• Short-nosed/pug-nosed breeds
  • Overweight pets
  • Pets with cardiovascular or respiratory disorders
  • Pets with a previous history of heat stress

Heat stroke is a life-threatening emergency.  If you suspect your pet has heat stroke, we recommend taking him to the nearest emergency hospital for comprehensive care.

[Information borrowed from “Summer Pet Tips” by Ralston Purina Company and “Summer Safety Tips” by Firstline magazine.]

****************************************************************************************
This article was originally published on July 28, 2010.

Photo credit: By Leif Skoogfors (This image is from the FEMA Photo Library.) [Public domain], via Wikimedia Commons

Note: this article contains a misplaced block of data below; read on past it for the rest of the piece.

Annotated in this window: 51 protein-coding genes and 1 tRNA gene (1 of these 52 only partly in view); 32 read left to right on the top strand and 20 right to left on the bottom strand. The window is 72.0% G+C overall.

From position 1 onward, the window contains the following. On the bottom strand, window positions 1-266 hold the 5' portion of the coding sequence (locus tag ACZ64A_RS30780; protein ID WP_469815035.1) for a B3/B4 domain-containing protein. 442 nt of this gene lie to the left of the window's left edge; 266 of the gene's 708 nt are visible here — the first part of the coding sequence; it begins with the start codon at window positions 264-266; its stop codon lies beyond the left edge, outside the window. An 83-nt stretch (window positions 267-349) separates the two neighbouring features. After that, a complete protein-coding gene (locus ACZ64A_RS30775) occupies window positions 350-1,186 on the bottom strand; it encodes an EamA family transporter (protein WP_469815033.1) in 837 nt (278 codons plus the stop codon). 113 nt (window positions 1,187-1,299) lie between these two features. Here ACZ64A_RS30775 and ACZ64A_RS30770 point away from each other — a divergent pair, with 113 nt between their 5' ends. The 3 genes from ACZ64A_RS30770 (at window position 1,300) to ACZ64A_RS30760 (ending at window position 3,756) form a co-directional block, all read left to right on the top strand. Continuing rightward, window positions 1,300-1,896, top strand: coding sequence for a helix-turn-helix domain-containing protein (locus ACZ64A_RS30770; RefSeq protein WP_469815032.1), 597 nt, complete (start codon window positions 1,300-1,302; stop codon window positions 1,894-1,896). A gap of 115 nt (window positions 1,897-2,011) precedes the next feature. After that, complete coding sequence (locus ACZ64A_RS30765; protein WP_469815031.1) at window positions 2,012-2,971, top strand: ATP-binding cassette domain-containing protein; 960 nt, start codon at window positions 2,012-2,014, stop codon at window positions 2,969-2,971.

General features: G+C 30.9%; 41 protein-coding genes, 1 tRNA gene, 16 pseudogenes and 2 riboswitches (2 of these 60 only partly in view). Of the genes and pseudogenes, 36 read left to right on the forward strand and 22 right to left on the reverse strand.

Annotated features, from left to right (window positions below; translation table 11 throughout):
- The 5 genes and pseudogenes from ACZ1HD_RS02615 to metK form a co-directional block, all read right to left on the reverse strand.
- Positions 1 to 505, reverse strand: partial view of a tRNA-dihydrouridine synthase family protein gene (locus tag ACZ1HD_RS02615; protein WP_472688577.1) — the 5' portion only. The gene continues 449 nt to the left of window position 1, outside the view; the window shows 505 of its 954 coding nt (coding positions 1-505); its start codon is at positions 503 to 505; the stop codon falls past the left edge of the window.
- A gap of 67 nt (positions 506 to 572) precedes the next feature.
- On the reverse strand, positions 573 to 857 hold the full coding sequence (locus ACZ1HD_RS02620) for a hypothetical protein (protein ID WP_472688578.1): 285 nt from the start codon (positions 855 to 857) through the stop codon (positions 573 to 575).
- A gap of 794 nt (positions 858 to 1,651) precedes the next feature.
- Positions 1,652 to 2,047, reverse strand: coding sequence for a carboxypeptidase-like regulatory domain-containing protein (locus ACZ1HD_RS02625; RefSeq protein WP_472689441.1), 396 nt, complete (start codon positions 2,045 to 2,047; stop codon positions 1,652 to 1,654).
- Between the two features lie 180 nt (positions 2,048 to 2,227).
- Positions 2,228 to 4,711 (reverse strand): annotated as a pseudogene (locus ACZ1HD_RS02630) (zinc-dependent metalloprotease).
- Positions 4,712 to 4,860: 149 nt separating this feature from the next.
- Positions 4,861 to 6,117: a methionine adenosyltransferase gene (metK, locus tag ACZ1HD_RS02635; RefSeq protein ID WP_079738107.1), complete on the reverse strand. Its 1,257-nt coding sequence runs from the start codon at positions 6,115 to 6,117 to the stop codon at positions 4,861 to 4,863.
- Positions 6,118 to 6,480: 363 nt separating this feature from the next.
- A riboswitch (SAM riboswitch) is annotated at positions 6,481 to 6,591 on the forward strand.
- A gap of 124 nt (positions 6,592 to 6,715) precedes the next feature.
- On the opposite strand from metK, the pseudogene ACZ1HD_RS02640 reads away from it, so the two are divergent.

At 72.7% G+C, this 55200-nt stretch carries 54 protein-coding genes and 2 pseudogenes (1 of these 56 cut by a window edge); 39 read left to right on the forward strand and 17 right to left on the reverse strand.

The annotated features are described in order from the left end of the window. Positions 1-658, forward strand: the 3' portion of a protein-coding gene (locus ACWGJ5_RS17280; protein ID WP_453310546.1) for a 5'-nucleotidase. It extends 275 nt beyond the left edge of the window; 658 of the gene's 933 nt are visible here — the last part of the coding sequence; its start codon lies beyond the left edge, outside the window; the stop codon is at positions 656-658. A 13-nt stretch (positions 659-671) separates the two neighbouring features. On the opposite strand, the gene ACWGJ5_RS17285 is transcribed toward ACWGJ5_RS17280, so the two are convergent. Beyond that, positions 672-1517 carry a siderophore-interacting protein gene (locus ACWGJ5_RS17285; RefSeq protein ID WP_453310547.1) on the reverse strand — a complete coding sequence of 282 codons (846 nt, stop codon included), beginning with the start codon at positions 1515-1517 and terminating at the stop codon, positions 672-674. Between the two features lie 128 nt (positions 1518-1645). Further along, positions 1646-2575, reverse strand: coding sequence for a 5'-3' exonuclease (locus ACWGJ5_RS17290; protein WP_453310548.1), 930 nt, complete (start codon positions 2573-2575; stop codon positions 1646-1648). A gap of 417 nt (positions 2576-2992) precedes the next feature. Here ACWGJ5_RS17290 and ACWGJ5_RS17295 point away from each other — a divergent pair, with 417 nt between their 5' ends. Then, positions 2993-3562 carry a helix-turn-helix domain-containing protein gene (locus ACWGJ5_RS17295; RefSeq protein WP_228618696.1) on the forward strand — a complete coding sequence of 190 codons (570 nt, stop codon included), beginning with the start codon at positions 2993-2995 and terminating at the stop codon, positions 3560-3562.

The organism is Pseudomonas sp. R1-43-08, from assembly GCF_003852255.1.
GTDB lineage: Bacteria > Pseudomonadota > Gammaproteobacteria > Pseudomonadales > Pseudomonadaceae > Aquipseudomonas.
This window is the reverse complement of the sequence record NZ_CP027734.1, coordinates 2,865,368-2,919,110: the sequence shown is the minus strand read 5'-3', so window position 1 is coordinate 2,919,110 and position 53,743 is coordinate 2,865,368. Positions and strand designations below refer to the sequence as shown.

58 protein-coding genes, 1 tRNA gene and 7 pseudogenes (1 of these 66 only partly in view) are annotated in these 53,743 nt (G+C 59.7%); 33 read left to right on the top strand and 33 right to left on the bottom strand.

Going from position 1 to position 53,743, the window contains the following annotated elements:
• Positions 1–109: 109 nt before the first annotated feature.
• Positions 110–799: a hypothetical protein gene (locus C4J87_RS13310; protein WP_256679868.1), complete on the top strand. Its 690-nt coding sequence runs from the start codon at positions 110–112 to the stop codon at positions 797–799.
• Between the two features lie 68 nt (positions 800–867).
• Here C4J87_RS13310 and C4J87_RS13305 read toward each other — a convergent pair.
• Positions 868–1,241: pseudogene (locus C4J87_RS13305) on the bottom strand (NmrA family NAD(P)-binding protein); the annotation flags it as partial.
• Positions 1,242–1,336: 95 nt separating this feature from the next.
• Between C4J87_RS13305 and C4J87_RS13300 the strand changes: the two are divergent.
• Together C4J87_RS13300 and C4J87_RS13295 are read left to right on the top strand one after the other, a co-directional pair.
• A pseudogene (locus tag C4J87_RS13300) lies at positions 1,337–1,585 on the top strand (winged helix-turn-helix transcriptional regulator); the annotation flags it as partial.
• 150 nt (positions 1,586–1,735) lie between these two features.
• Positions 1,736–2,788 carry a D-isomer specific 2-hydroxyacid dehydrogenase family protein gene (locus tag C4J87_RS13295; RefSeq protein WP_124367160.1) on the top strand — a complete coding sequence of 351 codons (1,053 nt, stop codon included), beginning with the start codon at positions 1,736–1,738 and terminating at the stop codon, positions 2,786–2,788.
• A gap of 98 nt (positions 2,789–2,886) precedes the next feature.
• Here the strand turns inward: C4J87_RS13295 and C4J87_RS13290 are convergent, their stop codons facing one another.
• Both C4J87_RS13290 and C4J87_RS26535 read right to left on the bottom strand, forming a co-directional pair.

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Will your pet's next meal come from the trashcan?

Will your pet’s next meal come from the trashcan?

If your dog gets into the trash, he could be in for more trouble than just a tummy ache. Moldy compost or garbage — especially grains, nuts, dairy, pasta, bread, and other foods — can cause a severe illness in pets known as Tremorgenic Mycotoxicosis.

Let’s break that down:

Tremorgenic refers to a substance that causes tremors (severe shaking and trembling).

Mycotoxins are poisons released by fungi (mold), and mycotoxicosis is the resultant illness.

In some cases, the tremors are so severe that they resemble seizures. The pet can also develop a high fever, along with excessive panting and salivating. Also look for vomiting, gas, diarrhea, and lethargy. These signs can occur anywhere from 30 minutes to several hours after the pet has eaten the moldy and rotting food.